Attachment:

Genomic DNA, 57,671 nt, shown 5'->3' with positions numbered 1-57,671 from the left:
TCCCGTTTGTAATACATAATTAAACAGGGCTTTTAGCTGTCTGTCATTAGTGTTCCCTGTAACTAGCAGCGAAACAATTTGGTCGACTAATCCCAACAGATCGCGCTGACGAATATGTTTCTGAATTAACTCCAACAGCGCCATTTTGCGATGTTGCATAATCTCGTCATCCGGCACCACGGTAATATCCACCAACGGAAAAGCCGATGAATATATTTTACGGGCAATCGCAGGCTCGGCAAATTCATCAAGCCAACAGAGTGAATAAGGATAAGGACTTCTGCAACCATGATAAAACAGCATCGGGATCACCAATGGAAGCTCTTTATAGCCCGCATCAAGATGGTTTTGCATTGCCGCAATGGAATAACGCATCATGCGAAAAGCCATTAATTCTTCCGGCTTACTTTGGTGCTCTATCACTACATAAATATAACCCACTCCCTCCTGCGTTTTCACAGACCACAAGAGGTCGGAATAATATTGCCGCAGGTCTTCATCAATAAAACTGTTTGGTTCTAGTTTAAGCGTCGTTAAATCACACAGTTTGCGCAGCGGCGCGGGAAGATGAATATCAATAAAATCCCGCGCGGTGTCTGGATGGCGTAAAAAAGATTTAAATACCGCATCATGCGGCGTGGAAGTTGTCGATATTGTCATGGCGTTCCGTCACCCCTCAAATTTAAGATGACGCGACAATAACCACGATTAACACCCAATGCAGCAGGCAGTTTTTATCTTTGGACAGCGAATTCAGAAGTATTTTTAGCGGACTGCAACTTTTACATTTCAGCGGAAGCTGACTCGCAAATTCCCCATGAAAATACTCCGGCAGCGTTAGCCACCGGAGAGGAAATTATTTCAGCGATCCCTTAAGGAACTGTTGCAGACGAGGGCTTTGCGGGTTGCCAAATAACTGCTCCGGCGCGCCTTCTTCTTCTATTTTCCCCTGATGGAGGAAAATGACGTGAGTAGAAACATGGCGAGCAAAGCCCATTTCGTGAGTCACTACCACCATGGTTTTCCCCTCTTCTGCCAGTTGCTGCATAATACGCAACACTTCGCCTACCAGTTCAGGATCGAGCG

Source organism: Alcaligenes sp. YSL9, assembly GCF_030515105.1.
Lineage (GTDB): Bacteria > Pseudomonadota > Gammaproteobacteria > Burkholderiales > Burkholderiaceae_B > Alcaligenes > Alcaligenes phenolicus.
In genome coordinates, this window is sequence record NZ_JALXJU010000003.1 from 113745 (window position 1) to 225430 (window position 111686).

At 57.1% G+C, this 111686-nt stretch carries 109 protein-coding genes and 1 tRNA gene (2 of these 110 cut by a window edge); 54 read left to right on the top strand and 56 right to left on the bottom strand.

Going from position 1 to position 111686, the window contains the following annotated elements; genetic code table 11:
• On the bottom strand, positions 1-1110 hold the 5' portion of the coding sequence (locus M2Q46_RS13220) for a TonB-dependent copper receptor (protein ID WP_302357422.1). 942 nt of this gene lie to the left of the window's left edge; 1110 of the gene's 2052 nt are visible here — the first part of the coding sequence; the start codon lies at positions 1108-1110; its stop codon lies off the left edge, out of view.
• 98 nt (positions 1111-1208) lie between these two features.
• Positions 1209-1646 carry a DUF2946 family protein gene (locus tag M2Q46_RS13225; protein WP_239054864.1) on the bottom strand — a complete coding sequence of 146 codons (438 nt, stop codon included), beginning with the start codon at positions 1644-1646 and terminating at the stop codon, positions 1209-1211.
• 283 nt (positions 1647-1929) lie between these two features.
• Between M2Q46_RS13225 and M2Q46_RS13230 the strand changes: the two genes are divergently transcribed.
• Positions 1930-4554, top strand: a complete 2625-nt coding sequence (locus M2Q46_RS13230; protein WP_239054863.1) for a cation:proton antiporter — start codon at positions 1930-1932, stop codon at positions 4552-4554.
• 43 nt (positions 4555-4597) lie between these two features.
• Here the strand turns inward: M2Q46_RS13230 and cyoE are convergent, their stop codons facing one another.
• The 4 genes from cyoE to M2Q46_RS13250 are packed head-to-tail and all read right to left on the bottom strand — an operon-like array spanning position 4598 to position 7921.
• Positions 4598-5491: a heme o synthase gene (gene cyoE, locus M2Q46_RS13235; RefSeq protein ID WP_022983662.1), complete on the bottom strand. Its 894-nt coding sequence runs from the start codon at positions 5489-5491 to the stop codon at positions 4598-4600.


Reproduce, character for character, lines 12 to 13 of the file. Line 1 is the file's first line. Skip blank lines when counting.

• Between M2Q46_RS13225 and M2Q46_RS13230 the strand changes: the two genes are divergently transcribed.
• Positions 1930-4554, top strand: a complete 2625-nt coding sequence (locus M2Q46_RS13230; protein WP_239054863.1) for a cation:proton antiporter — start codon at positions 1930-1932, stop codon at positions 4552-4554.